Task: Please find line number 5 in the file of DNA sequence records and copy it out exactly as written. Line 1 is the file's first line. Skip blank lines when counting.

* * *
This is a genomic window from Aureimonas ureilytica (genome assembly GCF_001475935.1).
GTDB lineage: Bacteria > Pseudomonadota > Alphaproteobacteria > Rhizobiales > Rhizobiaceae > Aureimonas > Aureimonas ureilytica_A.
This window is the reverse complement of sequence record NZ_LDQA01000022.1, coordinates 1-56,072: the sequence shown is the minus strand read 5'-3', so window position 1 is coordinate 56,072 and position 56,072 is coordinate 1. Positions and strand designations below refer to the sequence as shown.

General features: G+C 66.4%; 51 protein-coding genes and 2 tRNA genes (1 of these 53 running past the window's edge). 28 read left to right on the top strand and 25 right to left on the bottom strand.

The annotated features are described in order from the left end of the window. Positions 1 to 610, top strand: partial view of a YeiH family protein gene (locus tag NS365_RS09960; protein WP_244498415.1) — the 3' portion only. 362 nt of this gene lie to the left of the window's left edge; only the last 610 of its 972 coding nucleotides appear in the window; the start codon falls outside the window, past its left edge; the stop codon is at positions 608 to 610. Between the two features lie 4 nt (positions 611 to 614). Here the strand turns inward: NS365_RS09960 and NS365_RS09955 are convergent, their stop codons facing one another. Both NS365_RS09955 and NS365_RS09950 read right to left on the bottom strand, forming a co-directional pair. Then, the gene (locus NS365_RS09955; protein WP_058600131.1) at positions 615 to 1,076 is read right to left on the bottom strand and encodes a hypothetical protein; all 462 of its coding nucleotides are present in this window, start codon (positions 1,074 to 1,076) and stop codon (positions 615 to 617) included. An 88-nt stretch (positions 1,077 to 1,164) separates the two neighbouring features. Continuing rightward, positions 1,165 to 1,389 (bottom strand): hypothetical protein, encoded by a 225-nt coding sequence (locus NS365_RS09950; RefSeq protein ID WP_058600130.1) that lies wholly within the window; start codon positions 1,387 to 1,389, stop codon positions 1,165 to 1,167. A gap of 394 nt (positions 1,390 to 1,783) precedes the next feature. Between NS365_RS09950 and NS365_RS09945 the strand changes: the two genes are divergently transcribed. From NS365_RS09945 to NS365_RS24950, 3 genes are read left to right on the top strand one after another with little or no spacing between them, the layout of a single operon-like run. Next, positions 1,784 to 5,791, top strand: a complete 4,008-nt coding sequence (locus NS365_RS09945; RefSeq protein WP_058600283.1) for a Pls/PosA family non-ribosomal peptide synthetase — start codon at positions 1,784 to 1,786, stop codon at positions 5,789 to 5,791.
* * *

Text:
The annotated features are described in order from the left end of the window. Positions 1 to 610, top strand: partial view of a YeiH family protein gene (locus tag NS365_RS09960; protein WP_244498415.1) — the 3' portion only. 362 nt of this gene lie to the left of the window's left edge; only the last 610 of its 972 coding nucleotides appear in the window; the start codon falls outside the window, past its left edge; the stop codon is at positions 608 to 610. Between the two features lie 4 nt (positions 611 to 614). Here the strand turns inward: NS365_RS09960 and NS365_RS09955 are convergent, their stop codons facing one another. Both NS365_RS09955 and NS365_RS09950 read right to left on the bottom strand, forming a co-directional pair. Then, the gene (locus NS365_RS09955; protein WP_058600131.1) at positions 615 to 1,076 is read right to left on the bottom strand and encodes a hypothetical protein; all 462 of its coding nucleotides are present in this window, start codon (positions 1,074 to 1,076) and stop codon (positions 615 to 617) included. An 88-nt stretch (positions 1,077 to 1,164) separates the two neighbouring features. Continuing rightward, positions 1,165 to 1,389 (bottom strand): hypothetical protein, encoded by a 225-nt coding sequence (locus NS365_RS09950; RefSeq protein ID WP_058600130.1) that lies wholly within the window; start codon positions 1,387 to 1,389, stop codon positions 1,165 to 1,167. A gap of 394 nt (positions 1,390 to 1,783) precedes the next feature. Between NS365_RS09950 and NS365_RS09945 the strand changes: the two genes are divergently transcribed. From NS365_RS09945 to NS365_RS24950, 3 genes are read left to right on the top strand one after another with little or no spacing between them, the layout of a single operon-like run. Next, positions 1,784 to 5,791, top strand: a complete 4,008-nt coding sequence (locus NS365_RS09945; RefSeq protein WP_058600283.1) for a Pls/PosA family non-ribosomal peptide synthetase — start codon at positions 1,784 to 1,786, stop codon at positions 5,789 to 5,791.